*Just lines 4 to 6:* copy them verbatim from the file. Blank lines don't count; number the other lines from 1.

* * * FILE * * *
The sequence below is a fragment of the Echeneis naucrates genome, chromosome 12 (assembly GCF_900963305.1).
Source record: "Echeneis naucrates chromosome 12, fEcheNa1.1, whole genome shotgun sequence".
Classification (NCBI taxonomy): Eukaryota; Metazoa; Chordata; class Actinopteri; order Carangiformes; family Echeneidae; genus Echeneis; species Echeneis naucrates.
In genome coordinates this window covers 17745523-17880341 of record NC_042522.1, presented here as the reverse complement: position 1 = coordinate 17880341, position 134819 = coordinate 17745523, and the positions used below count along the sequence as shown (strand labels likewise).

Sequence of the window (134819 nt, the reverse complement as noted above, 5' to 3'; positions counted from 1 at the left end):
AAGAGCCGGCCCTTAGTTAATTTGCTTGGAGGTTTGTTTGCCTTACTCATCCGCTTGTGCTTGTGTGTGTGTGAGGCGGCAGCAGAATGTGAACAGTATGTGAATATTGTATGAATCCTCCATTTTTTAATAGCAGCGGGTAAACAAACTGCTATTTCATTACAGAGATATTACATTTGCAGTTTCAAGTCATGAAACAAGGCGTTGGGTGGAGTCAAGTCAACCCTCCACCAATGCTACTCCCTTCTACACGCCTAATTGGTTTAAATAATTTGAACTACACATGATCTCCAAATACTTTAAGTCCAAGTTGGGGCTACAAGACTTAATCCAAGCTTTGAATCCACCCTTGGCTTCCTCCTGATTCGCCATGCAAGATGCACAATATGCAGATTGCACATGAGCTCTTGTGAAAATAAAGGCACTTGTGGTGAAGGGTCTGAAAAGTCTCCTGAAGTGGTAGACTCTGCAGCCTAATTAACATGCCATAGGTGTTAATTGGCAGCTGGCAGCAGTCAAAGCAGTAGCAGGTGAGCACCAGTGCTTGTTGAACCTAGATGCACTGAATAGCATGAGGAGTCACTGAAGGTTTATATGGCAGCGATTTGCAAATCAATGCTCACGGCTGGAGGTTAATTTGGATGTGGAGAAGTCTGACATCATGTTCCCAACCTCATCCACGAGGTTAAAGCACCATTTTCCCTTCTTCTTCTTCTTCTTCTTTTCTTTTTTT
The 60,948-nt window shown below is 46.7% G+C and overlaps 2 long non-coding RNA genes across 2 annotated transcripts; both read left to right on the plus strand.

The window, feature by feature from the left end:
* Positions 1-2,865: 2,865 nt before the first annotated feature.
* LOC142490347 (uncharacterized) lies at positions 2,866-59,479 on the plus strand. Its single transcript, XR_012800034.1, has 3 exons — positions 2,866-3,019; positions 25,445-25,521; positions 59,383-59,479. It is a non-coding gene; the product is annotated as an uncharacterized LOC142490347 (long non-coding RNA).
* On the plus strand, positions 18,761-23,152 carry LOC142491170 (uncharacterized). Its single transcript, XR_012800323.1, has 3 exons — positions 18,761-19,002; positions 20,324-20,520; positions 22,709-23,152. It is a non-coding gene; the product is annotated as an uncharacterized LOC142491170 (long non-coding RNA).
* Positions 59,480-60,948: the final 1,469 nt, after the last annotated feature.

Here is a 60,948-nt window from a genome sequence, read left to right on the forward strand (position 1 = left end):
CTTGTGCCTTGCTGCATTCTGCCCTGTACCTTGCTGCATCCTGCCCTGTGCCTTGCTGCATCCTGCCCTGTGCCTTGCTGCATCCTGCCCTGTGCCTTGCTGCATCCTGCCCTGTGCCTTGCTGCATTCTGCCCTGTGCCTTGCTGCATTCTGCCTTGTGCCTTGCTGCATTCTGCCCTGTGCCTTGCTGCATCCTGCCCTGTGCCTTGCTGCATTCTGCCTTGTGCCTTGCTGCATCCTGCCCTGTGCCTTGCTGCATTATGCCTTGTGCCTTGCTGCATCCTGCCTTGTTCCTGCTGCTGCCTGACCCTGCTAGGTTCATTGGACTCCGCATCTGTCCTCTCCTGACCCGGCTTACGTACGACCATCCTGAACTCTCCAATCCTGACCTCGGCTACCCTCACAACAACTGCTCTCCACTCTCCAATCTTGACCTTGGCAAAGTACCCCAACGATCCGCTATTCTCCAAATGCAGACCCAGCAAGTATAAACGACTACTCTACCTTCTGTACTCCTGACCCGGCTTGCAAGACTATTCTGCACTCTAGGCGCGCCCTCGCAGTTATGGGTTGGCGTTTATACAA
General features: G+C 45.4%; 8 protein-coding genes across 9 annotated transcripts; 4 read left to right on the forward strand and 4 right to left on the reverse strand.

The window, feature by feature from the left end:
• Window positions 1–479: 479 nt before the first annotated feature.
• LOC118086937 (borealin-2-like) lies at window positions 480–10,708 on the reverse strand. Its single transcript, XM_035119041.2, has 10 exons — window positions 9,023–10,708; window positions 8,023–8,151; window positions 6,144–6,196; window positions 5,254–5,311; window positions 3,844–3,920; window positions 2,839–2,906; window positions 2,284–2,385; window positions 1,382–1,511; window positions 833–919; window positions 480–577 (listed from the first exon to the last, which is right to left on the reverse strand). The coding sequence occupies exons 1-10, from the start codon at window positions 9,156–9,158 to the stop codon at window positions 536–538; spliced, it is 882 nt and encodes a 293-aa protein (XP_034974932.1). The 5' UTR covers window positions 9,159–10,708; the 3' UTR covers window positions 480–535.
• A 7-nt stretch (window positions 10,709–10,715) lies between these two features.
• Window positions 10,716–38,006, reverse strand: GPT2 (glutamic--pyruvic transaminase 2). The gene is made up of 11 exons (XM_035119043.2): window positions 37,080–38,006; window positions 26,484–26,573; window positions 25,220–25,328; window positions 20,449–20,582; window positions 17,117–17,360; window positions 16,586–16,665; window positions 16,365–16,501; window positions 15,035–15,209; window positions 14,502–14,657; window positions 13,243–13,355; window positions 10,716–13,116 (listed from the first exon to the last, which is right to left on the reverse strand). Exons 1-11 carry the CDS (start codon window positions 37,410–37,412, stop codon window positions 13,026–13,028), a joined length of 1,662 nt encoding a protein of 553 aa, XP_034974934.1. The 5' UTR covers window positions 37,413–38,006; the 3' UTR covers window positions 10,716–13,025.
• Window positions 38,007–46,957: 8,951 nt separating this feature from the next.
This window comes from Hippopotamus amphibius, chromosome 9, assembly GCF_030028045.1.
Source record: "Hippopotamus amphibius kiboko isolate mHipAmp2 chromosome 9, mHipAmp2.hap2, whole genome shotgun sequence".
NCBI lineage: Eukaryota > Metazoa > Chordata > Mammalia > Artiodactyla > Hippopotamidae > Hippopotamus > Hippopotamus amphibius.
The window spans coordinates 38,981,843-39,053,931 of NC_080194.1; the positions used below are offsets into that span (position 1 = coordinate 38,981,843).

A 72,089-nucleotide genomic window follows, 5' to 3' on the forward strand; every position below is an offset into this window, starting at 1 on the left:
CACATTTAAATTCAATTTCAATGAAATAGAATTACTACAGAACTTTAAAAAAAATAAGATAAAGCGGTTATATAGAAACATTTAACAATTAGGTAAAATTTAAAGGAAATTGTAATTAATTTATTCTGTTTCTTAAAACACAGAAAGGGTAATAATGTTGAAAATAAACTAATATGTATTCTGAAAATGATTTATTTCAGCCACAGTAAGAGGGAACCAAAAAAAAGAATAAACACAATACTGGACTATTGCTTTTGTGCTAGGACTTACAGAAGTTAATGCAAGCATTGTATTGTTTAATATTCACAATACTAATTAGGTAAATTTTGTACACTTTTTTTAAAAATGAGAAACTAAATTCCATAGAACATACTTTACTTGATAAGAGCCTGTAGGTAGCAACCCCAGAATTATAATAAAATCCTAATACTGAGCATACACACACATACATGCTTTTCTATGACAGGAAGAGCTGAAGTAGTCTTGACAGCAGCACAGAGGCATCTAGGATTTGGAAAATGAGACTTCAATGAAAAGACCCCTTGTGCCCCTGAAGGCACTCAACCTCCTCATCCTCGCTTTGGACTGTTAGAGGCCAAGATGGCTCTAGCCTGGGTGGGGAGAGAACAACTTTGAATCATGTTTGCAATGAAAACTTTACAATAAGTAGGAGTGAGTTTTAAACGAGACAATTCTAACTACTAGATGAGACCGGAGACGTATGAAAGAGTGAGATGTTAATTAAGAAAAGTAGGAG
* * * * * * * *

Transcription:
In genome coordinates this window covers 17745523-17880341 of record NC_042522.1, presented here as the reverse complement: position 1 = coordinate 17880341, position 134819 = coordinate 17745523, and the positions used below count along the sequence as shown (strand labels likewise).

Sequence of the window (134819 nt, the reverse complement as noted above, 5' to 3'; positions counted from 1 at the left end):
AAGAGCCGGCCCTTAGTTAATTTGCTTGGAGGTTTGTTTGCCTTACTCATCCGCTTGTGCTTGTGTGTGTGTGAGGCGGCAGCAGAATGTGAACAGTATGTGAATATTGTATGAATCCTCCATTTTTTAATAGCAGCGGGTAAACAAACTGCTATTTCATTACAGAGATATTACATTTGCAGTTTCAAGTCATGAAACAAGGCGTTGGGTGGAGTCAAGTCAACCCTCCACCAATGCTACTCCCTTCTACACGCCTAATTGGTTTAAATAATTTGAACTACACATGATCTCCAAATACTTTAAGTCCAAGTTGGGGCTACAAGACTTAATCCAAGCTTTGAATCCACCCTTGGCTTCCTCCTGATTCGCCATGCAAGATGCACAATATGCAGATTGCACATGAGCTCTTGTGAAAATAAAGGCACTTGTGGTGAAGGGTCTGAAAAGTCTCCTGAAGTGGTAGACTCTGCAGCCTAATTAACATGCCATAGGTGTTAATTGGCAGCTGGCAGCAGTCAAAGCAGTAGCAGGTGAGCACCAGTGCTTGTTGAACCTAGATGCACTGAATAGCATGAGGAGTCACTGAAGGTTTATATGGCAGCGATTTGCAAATCAATGCTCACGGCTGGAGGTTAATTTGGATGTGGAGAAGTCTGACATCATGTTCCCAACCTCATCCACGAGGTTAAAGCACCATTTTCCCTTCTTCTTCTTCTTCTTCTTTTCTTTTTTT